If my wife was served raw chicken at a restaurant, would we have a case for medical expenses if the company does not voluntarily pay?

Asked on September 2, 2015 under Personal Injury, North Carolina

Answers:

S.L,. Member, California Bar / FreeAdvice Contributing Attorney

Answered 5 years ago | Contributor

The restaurant's insurance carrier should be notified in writing that your wife will be filing a personal injury claim.
When your wife completes her medical treatment and is released  by the doctor or is declared by the doctor to be permanent and stationary which means having reached a point in her medical treatment where no further improvement is anticipated, she should obtain her medical bills, medical reports and documentation of any wage loss.  Her personal injury claim filed with the restaurant's insurance carrier should include these items.
Compensation for the medical bills is straight reimbursement.
The medical reports will document the nature and extent of her medical condition and will be used to determine compensation for pain and suffering which is an amount in addition to the medical bills.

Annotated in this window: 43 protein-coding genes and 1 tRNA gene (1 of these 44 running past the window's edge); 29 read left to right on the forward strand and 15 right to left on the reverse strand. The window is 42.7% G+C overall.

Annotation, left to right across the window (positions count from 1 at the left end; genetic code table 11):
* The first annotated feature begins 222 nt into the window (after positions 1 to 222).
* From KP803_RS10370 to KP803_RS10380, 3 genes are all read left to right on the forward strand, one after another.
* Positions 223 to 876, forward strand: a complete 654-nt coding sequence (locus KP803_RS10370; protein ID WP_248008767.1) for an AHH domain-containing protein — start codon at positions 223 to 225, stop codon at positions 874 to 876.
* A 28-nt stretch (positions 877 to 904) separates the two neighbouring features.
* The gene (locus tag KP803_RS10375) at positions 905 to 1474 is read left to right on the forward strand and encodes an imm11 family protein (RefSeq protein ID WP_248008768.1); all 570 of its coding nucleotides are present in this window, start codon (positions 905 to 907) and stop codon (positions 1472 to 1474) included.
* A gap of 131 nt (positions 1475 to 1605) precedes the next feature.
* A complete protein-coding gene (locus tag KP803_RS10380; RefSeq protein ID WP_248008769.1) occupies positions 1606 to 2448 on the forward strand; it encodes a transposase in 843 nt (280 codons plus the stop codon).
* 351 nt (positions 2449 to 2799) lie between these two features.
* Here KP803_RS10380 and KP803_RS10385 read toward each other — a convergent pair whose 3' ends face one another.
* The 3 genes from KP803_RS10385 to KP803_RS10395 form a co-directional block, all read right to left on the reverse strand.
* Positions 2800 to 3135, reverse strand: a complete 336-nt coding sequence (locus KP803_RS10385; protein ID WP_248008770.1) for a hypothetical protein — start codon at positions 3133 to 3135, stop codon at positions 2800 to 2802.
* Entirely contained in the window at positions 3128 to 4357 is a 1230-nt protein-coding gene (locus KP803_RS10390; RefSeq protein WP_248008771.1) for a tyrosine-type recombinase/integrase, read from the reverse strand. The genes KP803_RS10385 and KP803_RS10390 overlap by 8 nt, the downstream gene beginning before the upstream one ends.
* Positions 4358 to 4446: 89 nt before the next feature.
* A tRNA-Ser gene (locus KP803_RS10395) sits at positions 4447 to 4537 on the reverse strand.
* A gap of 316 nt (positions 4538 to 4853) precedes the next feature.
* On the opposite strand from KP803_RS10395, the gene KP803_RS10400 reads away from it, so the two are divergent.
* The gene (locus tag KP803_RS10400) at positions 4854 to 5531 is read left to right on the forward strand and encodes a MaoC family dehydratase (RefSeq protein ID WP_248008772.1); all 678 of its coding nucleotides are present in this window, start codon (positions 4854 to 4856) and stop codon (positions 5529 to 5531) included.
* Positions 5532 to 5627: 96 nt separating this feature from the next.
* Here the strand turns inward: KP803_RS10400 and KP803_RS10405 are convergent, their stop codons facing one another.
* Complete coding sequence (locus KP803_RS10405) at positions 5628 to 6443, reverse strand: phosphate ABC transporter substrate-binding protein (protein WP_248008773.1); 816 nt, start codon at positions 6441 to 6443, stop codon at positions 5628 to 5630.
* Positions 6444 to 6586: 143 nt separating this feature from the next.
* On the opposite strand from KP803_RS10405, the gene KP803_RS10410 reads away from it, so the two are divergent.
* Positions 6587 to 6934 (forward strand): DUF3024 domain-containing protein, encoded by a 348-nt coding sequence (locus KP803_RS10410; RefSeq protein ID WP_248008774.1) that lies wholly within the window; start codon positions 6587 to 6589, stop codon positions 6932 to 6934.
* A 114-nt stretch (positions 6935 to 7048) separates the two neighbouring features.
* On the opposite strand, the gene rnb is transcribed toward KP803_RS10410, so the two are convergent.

Compensation for wage loss is straight reimbursement.
If the case is settled with the restaurant's insurance carrier, NO lawsuit is filed.
If your wife is dissatisfied with settlement offers from the restaurant's insurance carrier, she should reject the settlement offers and file a lawsuit for negligence against the restaurant.
If the case is NOT settled with the restaurant's insurance carrier, your wife's lawsuit for negligence against the restaurant must be filed prior to the expiration of the applicable statute of limitations or she will lose her rights forever in the matter.
 


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